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 Systems Biology
Using noise to probe and characterize gene circuits

Communicated by E. Ward Plummer, University of Tennessee, Knoxville, TN, May 21, 2008 (received for review January 24, 2008)
Abstract
Stochastic fluctuations (or “noise”) in the singlecell populations of molecular species are shaped by the structure and biokinetic rates of the underlying gene circuit. The structure of the noise is summarized by its autocorrelation function. In this article, we introduce the noise regulatory vector as a generalized framework for making inferences concerning the structure and biokinetic rates of a gene circuit from its noise autocorrelation function. Although most previous studies have focused primarily on the magnitude component of the noise (given by the zerolag autocorrelation function), our approach also considers the correlation component, which encodes additional information concerning the circuit. Theoretical analyses and simulations of various gene circuits show that the noise regulatory vector is characteristic of the composition of the circuit. Although a particular noise regulatory vector does not map uniquely to a single underlying circuit, it does suggest possible candidate circuits, while excluding others, thereby demonstrating the probative value of noise in gene circuit analysis.
The emerging field of noise biology focuses on the sources, processing, and biological consequences of the inherent stochastic fluctuations in the populations, concentrations, positions, or states of molecules that control cellular function and behavior (1–22). Most of these studies have been directed toward the question: what are the noise characteristics that emerge from a particular well defined gene circuit? An intriguing prospect emerges when the question is turned around: to what extent can measured noise characteristics provide information regarding the underlying gene circuit? A few examples of this type of inference have been published. In two recent flow cytometry studies of Saccharomyces cerevisiae (2, 14), the observed relationship between noise and protein expression level was interpreted to be consistent with a predominance of intrinsic noise originating from fluctuations in mRNA levels. Another study (17) inferred that protein mixing times (the time scale required for the protein level in a single cell to transition from higher than the population average to lower than the population average) exceeding one cell generation could originate from upstream noise sources or the presence of feedback loops. In this article, we develop a generalized framework for probing the circuit of a particular gene via its intrinsic noise.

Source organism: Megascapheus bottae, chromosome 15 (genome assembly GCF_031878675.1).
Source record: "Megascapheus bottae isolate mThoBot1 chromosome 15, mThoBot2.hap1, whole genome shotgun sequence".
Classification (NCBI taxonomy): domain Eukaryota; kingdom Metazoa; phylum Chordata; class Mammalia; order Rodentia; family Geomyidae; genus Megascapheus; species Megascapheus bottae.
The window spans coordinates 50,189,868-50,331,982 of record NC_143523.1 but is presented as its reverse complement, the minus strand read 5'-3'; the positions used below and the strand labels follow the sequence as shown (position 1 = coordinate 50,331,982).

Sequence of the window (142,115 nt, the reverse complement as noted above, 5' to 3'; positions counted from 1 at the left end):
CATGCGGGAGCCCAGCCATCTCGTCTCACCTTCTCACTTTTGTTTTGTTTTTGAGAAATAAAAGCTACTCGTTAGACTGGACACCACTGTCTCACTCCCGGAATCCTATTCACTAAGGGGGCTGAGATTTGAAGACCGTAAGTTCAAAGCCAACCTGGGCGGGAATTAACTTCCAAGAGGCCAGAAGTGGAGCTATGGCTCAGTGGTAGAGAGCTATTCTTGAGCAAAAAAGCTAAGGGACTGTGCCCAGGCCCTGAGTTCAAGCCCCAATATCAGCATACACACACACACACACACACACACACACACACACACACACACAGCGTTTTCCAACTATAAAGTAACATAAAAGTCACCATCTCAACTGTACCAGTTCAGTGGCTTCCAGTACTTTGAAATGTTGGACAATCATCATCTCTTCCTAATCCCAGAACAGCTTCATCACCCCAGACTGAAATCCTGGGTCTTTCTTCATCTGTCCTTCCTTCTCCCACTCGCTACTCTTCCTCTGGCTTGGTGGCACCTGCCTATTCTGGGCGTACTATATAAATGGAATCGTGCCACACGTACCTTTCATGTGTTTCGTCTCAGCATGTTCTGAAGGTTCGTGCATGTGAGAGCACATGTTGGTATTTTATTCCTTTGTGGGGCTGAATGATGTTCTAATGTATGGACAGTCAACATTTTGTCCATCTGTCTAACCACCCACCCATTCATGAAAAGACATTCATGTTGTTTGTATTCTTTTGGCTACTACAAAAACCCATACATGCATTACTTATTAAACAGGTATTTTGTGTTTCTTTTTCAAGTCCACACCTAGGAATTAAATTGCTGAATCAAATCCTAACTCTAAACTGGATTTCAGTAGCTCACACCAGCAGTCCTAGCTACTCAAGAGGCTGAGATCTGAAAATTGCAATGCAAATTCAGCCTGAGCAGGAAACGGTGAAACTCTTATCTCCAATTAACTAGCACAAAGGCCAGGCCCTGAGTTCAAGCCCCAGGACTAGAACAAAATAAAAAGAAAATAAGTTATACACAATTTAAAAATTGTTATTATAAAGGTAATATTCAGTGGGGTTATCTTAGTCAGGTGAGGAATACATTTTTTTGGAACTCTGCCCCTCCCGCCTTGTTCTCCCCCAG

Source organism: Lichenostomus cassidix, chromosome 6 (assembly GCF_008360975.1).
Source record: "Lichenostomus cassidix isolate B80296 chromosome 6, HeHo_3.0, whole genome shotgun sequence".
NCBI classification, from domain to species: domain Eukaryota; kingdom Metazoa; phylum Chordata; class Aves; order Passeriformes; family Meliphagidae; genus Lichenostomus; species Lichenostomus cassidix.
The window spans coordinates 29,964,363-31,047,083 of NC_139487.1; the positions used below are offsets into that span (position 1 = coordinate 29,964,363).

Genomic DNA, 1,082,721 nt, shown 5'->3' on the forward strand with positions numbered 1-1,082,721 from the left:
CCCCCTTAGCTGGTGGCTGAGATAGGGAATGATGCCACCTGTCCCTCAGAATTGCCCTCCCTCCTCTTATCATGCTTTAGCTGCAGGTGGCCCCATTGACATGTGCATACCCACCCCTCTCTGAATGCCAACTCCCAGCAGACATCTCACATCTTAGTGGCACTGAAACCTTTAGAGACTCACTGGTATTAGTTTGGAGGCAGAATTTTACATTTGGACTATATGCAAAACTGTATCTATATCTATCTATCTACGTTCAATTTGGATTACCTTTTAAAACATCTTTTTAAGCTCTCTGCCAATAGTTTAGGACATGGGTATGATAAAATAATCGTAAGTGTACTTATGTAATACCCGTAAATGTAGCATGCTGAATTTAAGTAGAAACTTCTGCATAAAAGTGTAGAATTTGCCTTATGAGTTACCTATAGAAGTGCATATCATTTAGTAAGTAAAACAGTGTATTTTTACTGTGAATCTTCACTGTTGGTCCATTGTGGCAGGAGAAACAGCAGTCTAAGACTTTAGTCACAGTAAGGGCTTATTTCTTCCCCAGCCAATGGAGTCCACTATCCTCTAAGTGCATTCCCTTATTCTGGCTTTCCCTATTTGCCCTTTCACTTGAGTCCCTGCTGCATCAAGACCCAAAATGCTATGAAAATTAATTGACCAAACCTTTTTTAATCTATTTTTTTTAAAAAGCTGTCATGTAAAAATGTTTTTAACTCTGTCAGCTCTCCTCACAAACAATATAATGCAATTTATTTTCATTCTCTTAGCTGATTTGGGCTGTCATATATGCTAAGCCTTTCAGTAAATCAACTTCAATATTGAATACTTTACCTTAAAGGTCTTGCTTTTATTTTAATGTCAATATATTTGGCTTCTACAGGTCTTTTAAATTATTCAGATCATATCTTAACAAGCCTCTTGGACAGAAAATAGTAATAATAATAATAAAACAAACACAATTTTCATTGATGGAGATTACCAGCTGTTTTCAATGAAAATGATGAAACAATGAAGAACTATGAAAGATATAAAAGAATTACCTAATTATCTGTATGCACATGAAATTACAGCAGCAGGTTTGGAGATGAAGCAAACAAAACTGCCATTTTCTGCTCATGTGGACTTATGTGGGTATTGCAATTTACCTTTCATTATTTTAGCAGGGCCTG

The noise behavior of a given gene circuit is given by: where N⃗ is the noise structure vector (defined below), m is a model of the system comprised of circuit structure (S; architecture or regulatory arrangements) and circuit rate parameters (k; e.g., kinetic rates), and g is an analysis or simulation operation that reveals the noise structure of the model. Eq. 1 states that the noise structure is uniquely determined by circuit structure and parameters. Here, we seek to find another function, ĝ, such that m(S, k) = ĝ(N⃗); that is, we wish to determine the architecture and kinetic rates from a circuit's noise structure. In general terms, our method is based on a comparison of the measured noise structure of the circuit of interest to the theoretical noise structure of an assumed model (Fig. 1 A). In this article, we describe the process by which these two signals are processed to yield the noise regulatory vector that points toward a family of possible circuits consistent with the measured signal and away from other possible circuits that are incompatible with the measured signal (Fig. 1 A).
The noise regulatory vector ΔN⃗_{r} is defined as: where N⃗_{m} is the measured noise structure vector for the circuit of interest, and N⃗_{A} is the theoretical noise structure vector for the assumed a priori circuit model m(S_{A} , k_{A} ). The assumed structure S_{A} is based on a priori knowledge of the circuit, which may not be complete. Through experimental observations Ω, we can select parameters k_{A} , such that the model m(S_{A} , k_{A} ) maps onto the observations f(m(S_{A}, k_{A}))⇒Ω, where f is a solution of the model that can be compared with Ω.